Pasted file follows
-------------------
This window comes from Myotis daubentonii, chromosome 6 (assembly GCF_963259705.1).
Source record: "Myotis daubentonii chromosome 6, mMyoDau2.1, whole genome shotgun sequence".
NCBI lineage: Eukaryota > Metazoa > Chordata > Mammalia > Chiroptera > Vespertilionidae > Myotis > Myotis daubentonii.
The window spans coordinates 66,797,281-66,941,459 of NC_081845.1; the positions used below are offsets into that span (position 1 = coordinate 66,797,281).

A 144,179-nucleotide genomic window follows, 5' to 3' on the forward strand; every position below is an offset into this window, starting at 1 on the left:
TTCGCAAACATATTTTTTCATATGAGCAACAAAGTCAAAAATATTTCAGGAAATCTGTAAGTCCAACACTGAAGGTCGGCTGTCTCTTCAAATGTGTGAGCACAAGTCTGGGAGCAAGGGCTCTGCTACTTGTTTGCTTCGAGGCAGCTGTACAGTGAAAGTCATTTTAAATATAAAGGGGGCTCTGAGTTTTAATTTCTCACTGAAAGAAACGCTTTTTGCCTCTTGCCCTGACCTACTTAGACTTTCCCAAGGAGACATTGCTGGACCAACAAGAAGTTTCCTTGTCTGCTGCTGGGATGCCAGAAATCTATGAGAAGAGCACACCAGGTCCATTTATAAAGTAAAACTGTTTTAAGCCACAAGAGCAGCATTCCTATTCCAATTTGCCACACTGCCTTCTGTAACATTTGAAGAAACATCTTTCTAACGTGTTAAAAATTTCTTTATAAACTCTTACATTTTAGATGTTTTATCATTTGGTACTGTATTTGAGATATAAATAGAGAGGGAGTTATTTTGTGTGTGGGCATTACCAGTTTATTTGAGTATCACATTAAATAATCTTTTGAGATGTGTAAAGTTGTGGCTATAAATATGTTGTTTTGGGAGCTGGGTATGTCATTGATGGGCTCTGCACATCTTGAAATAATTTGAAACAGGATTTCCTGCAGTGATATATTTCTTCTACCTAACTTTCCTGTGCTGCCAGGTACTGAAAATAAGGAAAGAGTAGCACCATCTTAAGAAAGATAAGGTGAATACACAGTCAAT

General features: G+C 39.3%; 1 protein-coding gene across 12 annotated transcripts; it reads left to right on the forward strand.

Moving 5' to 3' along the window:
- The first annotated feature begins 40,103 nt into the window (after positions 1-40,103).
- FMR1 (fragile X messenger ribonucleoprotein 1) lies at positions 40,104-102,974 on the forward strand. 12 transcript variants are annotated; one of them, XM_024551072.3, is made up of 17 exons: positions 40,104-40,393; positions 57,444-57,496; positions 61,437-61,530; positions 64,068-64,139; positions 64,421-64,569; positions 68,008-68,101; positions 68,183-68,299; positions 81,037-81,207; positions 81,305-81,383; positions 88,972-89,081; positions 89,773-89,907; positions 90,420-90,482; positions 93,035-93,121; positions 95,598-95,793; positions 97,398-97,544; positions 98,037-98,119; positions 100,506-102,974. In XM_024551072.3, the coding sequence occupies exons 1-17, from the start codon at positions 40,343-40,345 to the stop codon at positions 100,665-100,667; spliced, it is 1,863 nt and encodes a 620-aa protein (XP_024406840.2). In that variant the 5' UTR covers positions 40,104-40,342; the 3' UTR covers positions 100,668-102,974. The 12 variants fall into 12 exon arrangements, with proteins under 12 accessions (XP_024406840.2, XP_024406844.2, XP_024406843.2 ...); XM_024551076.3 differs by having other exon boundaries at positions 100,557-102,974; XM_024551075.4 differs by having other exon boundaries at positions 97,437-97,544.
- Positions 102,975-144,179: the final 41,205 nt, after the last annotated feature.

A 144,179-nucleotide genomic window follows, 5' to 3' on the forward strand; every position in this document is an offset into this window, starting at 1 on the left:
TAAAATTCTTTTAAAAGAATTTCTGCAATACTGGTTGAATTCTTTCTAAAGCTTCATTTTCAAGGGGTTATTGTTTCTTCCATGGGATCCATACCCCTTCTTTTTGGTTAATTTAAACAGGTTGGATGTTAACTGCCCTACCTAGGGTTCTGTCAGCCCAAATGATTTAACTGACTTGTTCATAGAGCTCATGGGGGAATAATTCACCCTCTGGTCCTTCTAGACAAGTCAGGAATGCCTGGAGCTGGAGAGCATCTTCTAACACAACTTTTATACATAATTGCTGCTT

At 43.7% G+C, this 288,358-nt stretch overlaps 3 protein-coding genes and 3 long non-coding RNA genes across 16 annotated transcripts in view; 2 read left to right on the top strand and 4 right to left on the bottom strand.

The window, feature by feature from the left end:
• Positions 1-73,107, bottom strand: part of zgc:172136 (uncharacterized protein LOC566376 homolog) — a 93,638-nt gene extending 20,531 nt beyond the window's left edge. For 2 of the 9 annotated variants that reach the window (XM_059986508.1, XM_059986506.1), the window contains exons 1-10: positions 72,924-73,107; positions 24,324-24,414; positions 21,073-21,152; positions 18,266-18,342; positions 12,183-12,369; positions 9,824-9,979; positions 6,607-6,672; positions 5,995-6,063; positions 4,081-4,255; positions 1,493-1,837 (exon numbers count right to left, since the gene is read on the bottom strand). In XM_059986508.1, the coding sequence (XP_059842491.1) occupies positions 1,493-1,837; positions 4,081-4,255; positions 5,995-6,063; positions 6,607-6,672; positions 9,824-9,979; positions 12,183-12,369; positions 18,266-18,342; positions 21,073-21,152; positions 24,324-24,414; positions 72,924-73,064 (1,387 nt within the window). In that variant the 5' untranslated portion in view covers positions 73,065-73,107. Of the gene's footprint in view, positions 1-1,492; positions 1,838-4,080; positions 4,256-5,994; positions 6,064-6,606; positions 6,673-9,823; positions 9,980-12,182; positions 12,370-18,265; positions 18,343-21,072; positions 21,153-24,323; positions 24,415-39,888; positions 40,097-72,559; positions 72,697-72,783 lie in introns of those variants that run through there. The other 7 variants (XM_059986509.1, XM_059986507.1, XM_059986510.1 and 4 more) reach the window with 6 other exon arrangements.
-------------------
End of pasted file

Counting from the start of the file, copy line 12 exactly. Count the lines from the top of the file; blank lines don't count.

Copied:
A 144,179-nucleotide genomic window follows, 5' to 3' on the forward strand; every position in this document is an offset into this window, starting at 1 on the left: